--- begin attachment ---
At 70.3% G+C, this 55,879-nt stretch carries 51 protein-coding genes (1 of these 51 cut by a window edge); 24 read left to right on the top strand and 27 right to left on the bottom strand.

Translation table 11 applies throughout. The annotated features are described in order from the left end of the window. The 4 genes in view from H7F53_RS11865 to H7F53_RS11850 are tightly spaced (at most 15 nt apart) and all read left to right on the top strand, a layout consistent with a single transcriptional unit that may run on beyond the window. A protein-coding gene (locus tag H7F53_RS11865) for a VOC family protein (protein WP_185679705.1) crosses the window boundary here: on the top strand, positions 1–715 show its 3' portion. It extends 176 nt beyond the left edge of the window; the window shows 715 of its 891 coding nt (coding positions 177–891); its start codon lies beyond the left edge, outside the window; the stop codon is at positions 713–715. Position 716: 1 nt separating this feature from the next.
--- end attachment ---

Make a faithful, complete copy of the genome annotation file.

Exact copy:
At 70.3% G+C, this 55,879-nt stretch carries 51 protein-coding genes (1 of these 51 cut by a window edge); 24 read left to right on the top strand and 27 right to left on the bottom strand.

Translation table 11 applies throughout. The annotated features are described in order from the left end of the window. The 4 genes in view from H7F53_RS11865 to H7F53_RS11850 are tightly spaced (at most 15 nt apart) and all read left to right on the top strand, a layout consistent with a single transcriptional unit that may run on beyond the window. A protein-coding gene (locus tag H7F53_RS11865) for a VOC family protein (protein WP_185679705.1) crosses the window boundary here: on the top strand, positions 1–715 show its 3' portion. It extends 176 nt beyond the left edge of the window; the window shows 715 of its 891 coding nt (coding positions 177–891); its start codon lies beyond the left edge, outside the window; the stop codon is at positions 713–715. Position 716: 1 nt separating this feature from the next.